September 15, 2019

Maryland Raw Milk Bill Dies

Maryland House Bill 3, the legislation that would have allowed individual cow-share or herd-share in that state, making raw milk legal, is dead.  The bill was stuck in committee after a report by the Department of Legislative Services found that the bill would double raw-milk outbreaks and increase the number of individual illnesses from raw milk.

Milking a CowThat study showed that making raw, or unpasteurized, milk legal would increase government costs in that state by at least $66,000 per year, up to $95,000 per year in four years. That is independent of the costs of illness, medical bills, and lost wages.

Dr. Katherine Feldman, of the Maryland Health Department’s infectious diseases bureau, said that “pasteurization if the cornerstone of milk safety and a triumph of public health.” States that allow raw milk sales have twice as many outbreaks of milk-linked diseases. And a study conducted in Pennsylvania in 2009 found that 5% to 20% of raw milk is contaminated with bacteria. In addition, that study found that 36% of dairy farmers who responded to a survey did not think that Salmonella bacteria caused disease in people, while 81%, 88%, and 91% of farmers indicated that “Listeria, Cryptosporidium, and Campylobacter species, respectively, were not associated with disease in humans.”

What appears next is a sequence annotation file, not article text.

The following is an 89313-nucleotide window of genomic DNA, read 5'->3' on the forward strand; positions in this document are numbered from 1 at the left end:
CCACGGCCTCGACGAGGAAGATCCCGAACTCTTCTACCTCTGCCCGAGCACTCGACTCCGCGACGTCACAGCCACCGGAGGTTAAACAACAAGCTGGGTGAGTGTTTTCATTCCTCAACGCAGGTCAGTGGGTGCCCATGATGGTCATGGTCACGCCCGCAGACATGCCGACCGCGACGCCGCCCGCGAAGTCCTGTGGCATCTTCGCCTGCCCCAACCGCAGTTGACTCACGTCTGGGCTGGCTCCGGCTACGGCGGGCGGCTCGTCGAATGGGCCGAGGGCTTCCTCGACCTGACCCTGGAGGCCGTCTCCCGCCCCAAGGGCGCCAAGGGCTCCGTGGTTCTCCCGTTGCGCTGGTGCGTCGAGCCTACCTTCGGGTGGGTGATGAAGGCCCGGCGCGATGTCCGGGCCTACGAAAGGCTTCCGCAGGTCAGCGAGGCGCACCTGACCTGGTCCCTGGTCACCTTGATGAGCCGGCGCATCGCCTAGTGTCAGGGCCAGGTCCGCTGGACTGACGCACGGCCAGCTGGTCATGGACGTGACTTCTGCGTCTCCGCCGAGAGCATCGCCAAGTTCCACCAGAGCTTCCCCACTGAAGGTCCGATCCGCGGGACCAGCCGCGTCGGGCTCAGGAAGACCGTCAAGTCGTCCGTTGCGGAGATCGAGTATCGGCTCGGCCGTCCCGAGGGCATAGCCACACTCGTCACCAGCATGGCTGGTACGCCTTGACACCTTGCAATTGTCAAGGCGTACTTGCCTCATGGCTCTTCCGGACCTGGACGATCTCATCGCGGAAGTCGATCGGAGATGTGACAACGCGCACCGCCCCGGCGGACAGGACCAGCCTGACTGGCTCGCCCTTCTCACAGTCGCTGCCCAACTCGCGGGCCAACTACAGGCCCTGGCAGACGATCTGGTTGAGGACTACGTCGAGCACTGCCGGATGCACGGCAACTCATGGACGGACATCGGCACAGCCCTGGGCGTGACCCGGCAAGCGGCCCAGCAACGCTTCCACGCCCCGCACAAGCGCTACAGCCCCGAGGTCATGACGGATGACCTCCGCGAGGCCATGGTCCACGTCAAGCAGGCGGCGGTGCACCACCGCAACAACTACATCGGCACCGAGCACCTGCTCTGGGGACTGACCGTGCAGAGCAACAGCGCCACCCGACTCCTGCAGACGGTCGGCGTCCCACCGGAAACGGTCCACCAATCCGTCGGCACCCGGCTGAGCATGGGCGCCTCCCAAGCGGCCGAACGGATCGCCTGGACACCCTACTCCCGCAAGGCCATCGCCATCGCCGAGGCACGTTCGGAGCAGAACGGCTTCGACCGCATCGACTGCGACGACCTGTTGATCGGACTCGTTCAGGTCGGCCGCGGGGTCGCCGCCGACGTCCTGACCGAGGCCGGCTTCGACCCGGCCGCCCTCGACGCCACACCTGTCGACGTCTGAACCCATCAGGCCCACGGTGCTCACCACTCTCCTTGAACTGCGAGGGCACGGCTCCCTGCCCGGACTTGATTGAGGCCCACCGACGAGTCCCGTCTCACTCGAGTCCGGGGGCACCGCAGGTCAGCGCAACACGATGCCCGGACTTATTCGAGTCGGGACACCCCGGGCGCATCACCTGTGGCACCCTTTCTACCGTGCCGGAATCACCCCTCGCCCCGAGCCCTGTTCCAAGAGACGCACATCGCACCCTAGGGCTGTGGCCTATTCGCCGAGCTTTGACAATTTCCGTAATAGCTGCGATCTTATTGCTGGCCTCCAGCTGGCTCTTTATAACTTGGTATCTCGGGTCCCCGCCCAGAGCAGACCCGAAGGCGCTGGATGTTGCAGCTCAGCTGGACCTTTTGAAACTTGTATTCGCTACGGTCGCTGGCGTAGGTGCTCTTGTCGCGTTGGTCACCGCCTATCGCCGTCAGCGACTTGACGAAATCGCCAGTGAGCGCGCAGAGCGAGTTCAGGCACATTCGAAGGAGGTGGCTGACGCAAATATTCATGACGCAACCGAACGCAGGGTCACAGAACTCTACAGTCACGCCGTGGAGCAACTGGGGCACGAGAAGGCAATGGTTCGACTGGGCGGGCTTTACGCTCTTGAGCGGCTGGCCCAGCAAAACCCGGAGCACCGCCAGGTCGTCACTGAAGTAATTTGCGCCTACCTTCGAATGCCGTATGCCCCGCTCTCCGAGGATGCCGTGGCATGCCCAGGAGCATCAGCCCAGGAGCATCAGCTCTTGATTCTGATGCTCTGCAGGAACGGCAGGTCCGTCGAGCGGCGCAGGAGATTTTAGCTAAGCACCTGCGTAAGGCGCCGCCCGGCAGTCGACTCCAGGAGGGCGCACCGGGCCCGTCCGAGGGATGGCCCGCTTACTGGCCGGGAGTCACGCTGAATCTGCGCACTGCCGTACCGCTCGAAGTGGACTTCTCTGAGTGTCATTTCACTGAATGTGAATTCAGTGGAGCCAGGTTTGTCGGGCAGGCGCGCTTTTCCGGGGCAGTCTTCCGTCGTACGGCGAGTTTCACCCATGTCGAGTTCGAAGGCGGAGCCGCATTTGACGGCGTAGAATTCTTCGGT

Laurie Bucher, head of the Maryland Center for Milk Control said in a hearing about the bill in January, “no matter how careful a farmer is, it is impossible to ensure pathogens will be absent from milk.” And, unfortunately, the main victims of a foodborne illness outbreak linked to milk are children. At least 75% of the illnesses from raw milk affect those under the age of 18. In fact, at least one of the three Campylobacter outbreaks in 20 months linked to The Family Cow dairy in Pennsylvania sickened children in Maryland.

Organizations opposing the sale of raw milk include The FDA, USDA, CDC, the American Academy of Pediatrics, and the American Medical Association.

 

Comments

  1. This is ridiculous. Milk has to be pasteurized. Like was said above, pasteurization is the cornerstone of milk safety.

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